How to measure your oxygen level at home

How to measure your oxygen level at home

Pulse oximeters are used to measure the oxygen level or oxygen saturation of the blood. A clip-like device is placed on a body part, such as a finger and uses light to measure how much oxygen is in the blood. Pulse oximeters can be purchased at local stores and easily used at home.

“Home over-the-counter pulse oximeters can be useful to monitor oxygen readings over time in chronic illness, however, their accuracy is limited by many factors. While individual readings can be helpful, the trend of the reading is more important,” says Dr. Sarang Baman, family medicine physician at Aurora Family Medicine in St. Francis, Wis.

Why might you need a pulse oximeter at home? It may be used to check your health with any condition that affects blood oxygen levels such as:

  • Heart failure
  • Chronic obstructive pulmonary disease (COPD)
  • Anemia – This condition can make a pulse oximeter less accurate
  • Lung cancer
  • Asthma
  • Pneumonia
  • COVID

According to the Food & Drug Administration (FDA), many factors may affect the accuracy of the oxygen measurement. The most current scientific evidence shows that there are some accuracy differences in pulse oximeters between dark and light skin pigmentation.

When taking your pulse oximetry at home, make sure to:

  • Follow your health care provider’s recommendations about when and how often to check your oxygen levels.
  • Be aware that multiple factors can affect the accuracy of a pulse oximeter reading, such as poor circulation, skin pigmentation, skin thickness, skin temperature, current tobacco use and use of fingernail polish.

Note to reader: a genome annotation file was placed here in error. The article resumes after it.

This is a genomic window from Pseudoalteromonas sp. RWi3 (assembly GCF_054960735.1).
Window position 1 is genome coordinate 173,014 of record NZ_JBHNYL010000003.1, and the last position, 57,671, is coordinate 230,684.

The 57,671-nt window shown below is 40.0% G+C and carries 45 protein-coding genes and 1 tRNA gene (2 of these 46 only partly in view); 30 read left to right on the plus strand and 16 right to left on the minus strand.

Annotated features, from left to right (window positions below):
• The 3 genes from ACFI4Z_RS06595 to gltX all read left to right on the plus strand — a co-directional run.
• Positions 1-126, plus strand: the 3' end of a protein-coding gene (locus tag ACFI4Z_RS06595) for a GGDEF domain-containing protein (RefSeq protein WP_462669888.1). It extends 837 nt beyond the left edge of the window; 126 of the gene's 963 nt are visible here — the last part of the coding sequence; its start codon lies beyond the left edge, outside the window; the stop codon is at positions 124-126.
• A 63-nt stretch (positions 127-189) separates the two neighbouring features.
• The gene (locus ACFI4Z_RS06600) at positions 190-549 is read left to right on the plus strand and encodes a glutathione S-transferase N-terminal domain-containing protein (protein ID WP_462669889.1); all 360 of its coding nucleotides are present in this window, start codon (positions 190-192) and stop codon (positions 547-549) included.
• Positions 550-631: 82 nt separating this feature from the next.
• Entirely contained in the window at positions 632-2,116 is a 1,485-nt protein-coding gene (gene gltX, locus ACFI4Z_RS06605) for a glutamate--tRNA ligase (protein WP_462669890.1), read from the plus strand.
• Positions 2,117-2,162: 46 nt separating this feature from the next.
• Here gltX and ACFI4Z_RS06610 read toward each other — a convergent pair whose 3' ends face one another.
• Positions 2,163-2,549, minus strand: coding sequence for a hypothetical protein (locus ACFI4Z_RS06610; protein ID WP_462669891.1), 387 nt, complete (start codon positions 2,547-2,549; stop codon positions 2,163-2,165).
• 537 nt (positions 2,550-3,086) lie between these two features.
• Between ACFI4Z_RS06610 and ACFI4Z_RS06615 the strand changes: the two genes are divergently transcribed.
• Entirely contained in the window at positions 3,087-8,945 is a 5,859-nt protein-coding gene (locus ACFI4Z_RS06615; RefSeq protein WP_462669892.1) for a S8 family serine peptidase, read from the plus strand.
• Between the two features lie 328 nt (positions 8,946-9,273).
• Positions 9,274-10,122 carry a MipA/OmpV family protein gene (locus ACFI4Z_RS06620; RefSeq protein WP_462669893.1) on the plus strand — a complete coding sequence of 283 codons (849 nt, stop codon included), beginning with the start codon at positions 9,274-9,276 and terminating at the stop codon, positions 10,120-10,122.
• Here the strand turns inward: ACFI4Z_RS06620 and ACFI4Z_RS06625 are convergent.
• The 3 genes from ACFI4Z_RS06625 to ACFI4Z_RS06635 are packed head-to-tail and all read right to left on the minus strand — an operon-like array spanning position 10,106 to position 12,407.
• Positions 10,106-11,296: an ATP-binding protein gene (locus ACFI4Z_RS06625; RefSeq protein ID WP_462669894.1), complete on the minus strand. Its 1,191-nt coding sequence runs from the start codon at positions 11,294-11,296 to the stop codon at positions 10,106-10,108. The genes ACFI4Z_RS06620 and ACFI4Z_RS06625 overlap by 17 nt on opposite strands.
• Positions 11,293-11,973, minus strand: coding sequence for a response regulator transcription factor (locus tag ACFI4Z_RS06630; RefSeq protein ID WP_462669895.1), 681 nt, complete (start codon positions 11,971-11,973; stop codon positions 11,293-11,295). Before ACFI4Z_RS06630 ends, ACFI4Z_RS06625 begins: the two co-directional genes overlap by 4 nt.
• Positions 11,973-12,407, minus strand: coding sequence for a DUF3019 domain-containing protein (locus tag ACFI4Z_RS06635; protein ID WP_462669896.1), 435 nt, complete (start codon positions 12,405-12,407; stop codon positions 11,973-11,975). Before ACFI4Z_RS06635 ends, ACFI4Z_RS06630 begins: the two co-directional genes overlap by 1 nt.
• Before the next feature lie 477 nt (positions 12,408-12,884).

• To get the best reading from a pulse oximeter:
    • Follow the manufacturer’s instructions for use.
    • When placing the oximeter on your finger, make sure your hand is warm, relaxed and held below the level of the heart. Remove any fingernail polish on that finger.
    • Sit still and do not move the part of your body where the pulse oximeter is located.
    • Wait a few seconds until the reading stops changing and displays one steady number.
  • Write down your oxygen levels with the date and time of the reading so you can easily track changes and report these to your health care provider.

“Recent research has resurfaced knowledge that indicates, in some instances, a pulse oximeter can give a falsely elevated reading in people who have darker skin pigmentation” says Dr. Baman. “Therefore, it can give them false reassurance – this is another reason to know how your readings are trending.”

If you are concerned about your pulse oximeter reading, or if your symptoms are serious or getting worse, contact your health care provider.

Want to learn more about your risk for heart disease? Take a free online quiz to learn more. 

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About the Author

Amy Werdin
Amy Werdin

Amy Werdin, health enews contributor, is a provider public affairs coordinator with Advocate Aurora Health. She has been with the organization for 19 years, starting out in marketing for Advanced Healthcare, then Aurora Health Care and now in her current role. She enjoys reading, movies and watching her two daughters dance and her son swim.